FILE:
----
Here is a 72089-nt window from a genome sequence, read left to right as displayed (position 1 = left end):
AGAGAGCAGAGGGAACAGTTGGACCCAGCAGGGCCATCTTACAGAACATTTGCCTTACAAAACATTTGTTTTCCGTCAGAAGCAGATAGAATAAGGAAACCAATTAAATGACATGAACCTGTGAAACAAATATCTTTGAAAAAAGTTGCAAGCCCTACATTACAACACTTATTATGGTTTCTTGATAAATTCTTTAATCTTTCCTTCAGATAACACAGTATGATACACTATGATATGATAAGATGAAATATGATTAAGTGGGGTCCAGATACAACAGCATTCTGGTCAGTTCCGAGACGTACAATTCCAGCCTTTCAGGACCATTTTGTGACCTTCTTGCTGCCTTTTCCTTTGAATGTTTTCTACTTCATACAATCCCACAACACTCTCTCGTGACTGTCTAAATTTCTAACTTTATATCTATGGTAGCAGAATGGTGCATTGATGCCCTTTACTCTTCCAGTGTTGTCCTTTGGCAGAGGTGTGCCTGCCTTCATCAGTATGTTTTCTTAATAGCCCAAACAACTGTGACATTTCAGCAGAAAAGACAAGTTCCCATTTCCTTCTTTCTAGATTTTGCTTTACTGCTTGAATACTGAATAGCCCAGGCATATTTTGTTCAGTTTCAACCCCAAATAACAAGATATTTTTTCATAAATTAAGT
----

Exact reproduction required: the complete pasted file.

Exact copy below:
Here is a 72089-nt window from a genome sequence, read left to right as displayed (position 1 = left end):
AGAGAGCAGAGGGAACAGTTGGACCCAGCAGGGCCATCTTACAGAACATTTGCCTTACAAAACATTTGTTTTCCGTCAGAAGCAGATAGAATAAGGAAACCAATTAAATGACATGAACCTGTGAAACAAATATCTTTGAAAAAAGTTGCAAGCCCTACATTACAACACTTATTATGGTTTCTTGATAAATTCTTTAATCTTTCCTTCAGATAACACAGTATGATACACTATGATATGATAAGATGAAATATGATTAAGTGGGGTCCAGATACAACAGCATTCTGGTCAGTTCCGAGACGTACAATTCCAGCCTTTCAGGACCATTTTGTGACCTTCTTGCTGCCTTTTCCTTTGAATGTTTTCTACTTCATACAATCCCACAACACTCTCTCGTGACTGTCTAAATTTCTAACTTTATATCTATGGTAGCAGAATGGTGCATTGATGCCCTTTACTCTTCCAGTGTTGTCCTTTGGCAGAGGTGTGCCTGCCTTCATCAGTATGTTTTCTTAATAGCCCAAACAACTGTGACATTTCAGCAGAAAAGACAAGTTCCCATTTCCTTCTTTCTAGATTTTGCTTTACTGCTTGAATACTGAATAGCCCAGGCATATTTTGTTCAGTTTCAACCCCAAATAACAAGATATTTTTTCATAAATTAAGT